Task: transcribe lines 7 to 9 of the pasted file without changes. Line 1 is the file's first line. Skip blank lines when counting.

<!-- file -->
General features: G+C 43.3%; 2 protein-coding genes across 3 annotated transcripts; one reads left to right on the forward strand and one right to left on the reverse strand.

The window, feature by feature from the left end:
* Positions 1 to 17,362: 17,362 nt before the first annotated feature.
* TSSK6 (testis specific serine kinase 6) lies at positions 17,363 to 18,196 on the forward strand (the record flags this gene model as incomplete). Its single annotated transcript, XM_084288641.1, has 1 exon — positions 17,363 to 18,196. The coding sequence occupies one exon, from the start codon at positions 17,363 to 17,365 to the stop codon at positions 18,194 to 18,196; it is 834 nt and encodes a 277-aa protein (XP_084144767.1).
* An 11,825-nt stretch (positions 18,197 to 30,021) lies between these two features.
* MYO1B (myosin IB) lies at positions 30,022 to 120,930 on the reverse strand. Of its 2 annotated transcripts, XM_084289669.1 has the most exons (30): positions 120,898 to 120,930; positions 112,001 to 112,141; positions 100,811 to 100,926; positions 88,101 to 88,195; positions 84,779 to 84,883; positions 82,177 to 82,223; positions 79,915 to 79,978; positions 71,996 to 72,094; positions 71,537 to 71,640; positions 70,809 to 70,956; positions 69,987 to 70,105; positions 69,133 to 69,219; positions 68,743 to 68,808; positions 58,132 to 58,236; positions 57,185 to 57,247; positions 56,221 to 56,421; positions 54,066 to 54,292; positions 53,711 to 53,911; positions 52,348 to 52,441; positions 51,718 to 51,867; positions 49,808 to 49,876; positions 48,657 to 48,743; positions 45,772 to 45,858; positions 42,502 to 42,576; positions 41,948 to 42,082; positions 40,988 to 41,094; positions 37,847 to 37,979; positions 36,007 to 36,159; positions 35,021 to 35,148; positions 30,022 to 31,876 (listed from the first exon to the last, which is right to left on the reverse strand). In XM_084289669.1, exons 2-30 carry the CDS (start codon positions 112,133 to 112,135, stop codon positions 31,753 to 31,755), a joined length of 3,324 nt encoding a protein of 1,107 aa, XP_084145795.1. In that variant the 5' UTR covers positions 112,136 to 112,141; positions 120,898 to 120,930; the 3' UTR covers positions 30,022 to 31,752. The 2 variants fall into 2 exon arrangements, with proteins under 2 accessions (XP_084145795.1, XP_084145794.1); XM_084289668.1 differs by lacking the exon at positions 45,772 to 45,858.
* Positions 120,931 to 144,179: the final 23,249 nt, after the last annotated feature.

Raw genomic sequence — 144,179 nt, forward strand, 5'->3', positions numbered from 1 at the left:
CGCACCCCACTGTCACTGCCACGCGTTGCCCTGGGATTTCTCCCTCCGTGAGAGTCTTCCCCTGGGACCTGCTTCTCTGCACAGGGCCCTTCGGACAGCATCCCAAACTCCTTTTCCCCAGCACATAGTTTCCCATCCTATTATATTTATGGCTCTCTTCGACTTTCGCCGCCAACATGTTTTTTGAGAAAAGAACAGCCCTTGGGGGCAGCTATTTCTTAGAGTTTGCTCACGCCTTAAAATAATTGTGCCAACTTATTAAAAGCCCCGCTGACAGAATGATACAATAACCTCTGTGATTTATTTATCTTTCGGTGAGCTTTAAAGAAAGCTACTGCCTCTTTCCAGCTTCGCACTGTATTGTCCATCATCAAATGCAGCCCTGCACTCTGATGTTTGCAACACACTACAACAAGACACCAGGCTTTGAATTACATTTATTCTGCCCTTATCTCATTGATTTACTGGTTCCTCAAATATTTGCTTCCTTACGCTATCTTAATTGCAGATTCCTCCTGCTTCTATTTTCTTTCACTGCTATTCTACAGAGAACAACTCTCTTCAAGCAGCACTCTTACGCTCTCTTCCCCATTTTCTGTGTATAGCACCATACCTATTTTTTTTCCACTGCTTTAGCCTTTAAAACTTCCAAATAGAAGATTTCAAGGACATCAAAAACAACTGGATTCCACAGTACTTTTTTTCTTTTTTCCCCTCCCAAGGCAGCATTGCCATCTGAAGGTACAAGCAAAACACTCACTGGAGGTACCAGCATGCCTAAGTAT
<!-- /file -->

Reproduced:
* Positions 120,931 to 144,179: the final 23,249 nt, after the last annotated feature.

Raw genomic sequence — 144,179 nt, forward strand, 5'->3', positions numbered from 1 at the left:
CGCACCCCACTGTCACTGCCACGCGTTGCCCTGGGATTTCTCCCTCCGTGAGAGTCTTCCCCTGGGACCTGCTTCTCTGCACAGGGCCCTTCGGACAGCATCCCAAACTCCTTTTCCCCAGCACATAGTTTCCCATCCTATTATATTTATGGCTCTCTTCGACTTTCGCCGCCAACATGTTTTTTGAGAAAAGAACAGCCCTTGGGGGCAGCTATTTCTTAGAGTTTGCTCACGCCTTAAAATAATTGTGCCAACTTATTAAAAGCCCCGCTGACAGAATGATACAATAACCTCTGTGATTTATTTATCTTTCGGTGAGCTTTAAAGAAAGCTACTGCCTCTTTCCAGCTTCGCACTGTATTGTCCATCATCAAATGCAGCCCTGCACTCTGATGTTTGCAACACACTACAACAAGACACCAGGCTTTGAATTACATTTATTCTGCCCTTATCTCATTGATTTACTGGTTCCTCAAATATTTGCTTCCTTACGCTATCTTAATTGCAGATTCCTCCTGCTTCTATTTTCTTTCACTGCTATTCTACAGAGAACAACTCTCTTCAAGCAGCACTCTTACGCTCTCTTCCCCATTTTCTGTGTATAGCACCATACCTATTTTTTTTCCACTGCTTTAGCCTTTAAAACTTCCAAATAGAAGATTTCAAGGACATCAAAAACAACTGGATTCCACAGTACTTTTTTTCTTTTTTCCCCTCCCAAGGCAGCATTGCCATCTGAAGGTACAAGCAAAACACTCACTGGAGGTACCAGCATGCCTAAGTAT